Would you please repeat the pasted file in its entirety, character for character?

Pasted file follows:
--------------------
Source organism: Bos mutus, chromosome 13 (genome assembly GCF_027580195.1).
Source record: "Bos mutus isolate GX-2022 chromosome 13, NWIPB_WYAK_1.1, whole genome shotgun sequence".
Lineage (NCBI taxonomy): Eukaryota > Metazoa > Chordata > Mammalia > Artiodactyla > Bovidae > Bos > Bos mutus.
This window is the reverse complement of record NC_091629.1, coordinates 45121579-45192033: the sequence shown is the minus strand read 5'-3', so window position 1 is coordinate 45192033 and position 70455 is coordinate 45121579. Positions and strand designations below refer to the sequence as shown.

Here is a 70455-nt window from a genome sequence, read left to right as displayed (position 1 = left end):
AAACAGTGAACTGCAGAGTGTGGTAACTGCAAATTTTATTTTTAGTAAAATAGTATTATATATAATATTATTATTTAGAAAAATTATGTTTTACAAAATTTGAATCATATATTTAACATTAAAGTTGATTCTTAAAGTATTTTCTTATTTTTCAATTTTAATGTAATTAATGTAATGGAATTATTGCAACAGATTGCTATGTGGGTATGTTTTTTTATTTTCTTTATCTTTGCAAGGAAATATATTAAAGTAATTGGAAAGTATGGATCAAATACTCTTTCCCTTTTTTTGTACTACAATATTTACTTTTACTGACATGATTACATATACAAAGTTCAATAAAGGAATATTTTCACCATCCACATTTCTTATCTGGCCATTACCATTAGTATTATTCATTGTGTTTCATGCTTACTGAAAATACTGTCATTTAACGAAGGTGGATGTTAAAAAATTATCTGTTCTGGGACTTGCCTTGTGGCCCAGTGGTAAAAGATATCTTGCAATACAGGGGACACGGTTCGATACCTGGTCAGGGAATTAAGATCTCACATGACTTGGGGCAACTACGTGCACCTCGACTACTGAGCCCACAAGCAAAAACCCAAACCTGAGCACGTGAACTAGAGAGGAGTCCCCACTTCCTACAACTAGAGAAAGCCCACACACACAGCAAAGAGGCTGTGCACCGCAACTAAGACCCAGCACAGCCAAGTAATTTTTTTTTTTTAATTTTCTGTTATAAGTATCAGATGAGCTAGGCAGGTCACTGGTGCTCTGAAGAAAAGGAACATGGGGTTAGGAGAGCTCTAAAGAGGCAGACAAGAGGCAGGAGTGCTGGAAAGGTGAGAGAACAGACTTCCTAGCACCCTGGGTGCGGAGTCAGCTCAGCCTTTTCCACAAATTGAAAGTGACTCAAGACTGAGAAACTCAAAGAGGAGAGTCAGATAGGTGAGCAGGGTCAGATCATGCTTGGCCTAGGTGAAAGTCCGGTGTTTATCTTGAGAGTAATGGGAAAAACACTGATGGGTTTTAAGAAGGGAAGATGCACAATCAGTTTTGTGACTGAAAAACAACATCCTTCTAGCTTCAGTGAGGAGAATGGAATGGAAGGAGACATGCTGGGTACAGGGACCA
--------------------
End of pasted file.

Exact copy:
Source organism: Bos mutus, chromosome 13 (genome assembly GCF_027580195.1).
Source record: "Bos mutus isolate GX-2022 chromosome 13, NWIPB_WYAK_1.1, whole genome shotgun sequence".
Lineage (NCBI taxonomy): Eukaryota > Metazoa > Chordata > Mammalia > Artiodactyla > Bovidae > Bos > Bos mutus.
This window is the reverse complement of record NC_091629.1, coordinates 45121579-45192033: the sequence shown is the minus strand read 5'-3', so window position 1 is coordinate 45192033 and position 70455 is coordinate 45121579. Positions and strand designations below refer to the sequence as shown.

Here is a 70455-nt window from a genome sequence, read left to right as displayed (position 1 = left end):
AAACAGTGAACTGCAGAGTGTGGTAACTGCAAATTTTATTTTTAGTAAAATAGTATTATATATAATATTATTATTTAGAAAAATTATGTTTTACAAAATTTGAATCATATATTTAACATTAAAGTTGATTCTTAAAGTATTTTCTTATTTTTCAATTTTAATGTAATTAATGTAATGGAATTATTGCAACAGATTGCTATGTGGGTATGTTTTTTTATTTTCTTTATCTTTGCAAGGAAATATATTAAAGTAATTGGAAAGTATGGATCAAATACTCTTTCCCTTTTTTTGTACTACAATATTTACTTTTACTGACATGATTACATATACAAAGTTCAATAAAGGAATATTTTCACCATCCACATTTCTTATCTGGCCATTACCATTAGTATTATTCATTGTGTTTCATGCTTACTGAAAATACTGTCATTTAACGAAGGTGGATGTTAAAAAATTATCTGTTCTGGGACTTGCCTTGTGGCCCAGTGGTAAAAGATATCTTGCAATACAGGGGACACGGTTCGATACCTGGTCAGGGAATTAAGATCTCACATGACTTGGGGCAACTACGTGCACCTCGACTACTGAGCCCACAAGCAAAAACCCAAACCTGAGCACGTGAACTAGAGAGGAGTCCCCACTTCCTACAACTAGAGAAAGCCCACACACACAGCAAAGAGGCTGTGCACCGCAACTAAGACCCAGCACAGCCAAGTAATTTTTTTTTTTTAATTTTCTGTTATAAGTATCAGATGAGCTAGGCAGGTCACTGGTGCTCTGAAGAAAAGGAACATGGGGTTAGGAGAGCTCTAAAGAGGCAGACAAGAGGCAGGAGTGCTGGAAAGGTGAGAGAACAGACTTCCTAGCACCCTGGGTGCGGAGTCAGCTCAGCCTTTTCCACAAATTGAAAGTGACTCAAGACTGAGAAACTCAAAGAGGAGAGTCAGATAGGTGAGCAGGGTCAGATCATGCTTGGCCTAGGTGAAAGTCCGGTGTTTATCTTGAGAGTAATGGGAAAAACACTGATGGGTTTTAAGAAGGGAAGATGCACAATCAGTTTTGTGACTGAAAAACAACATCCTTCTAGCTTCAGTGAGGAGAATGGAATGGAAGGAGACATGCTGGGTACAGGGACCA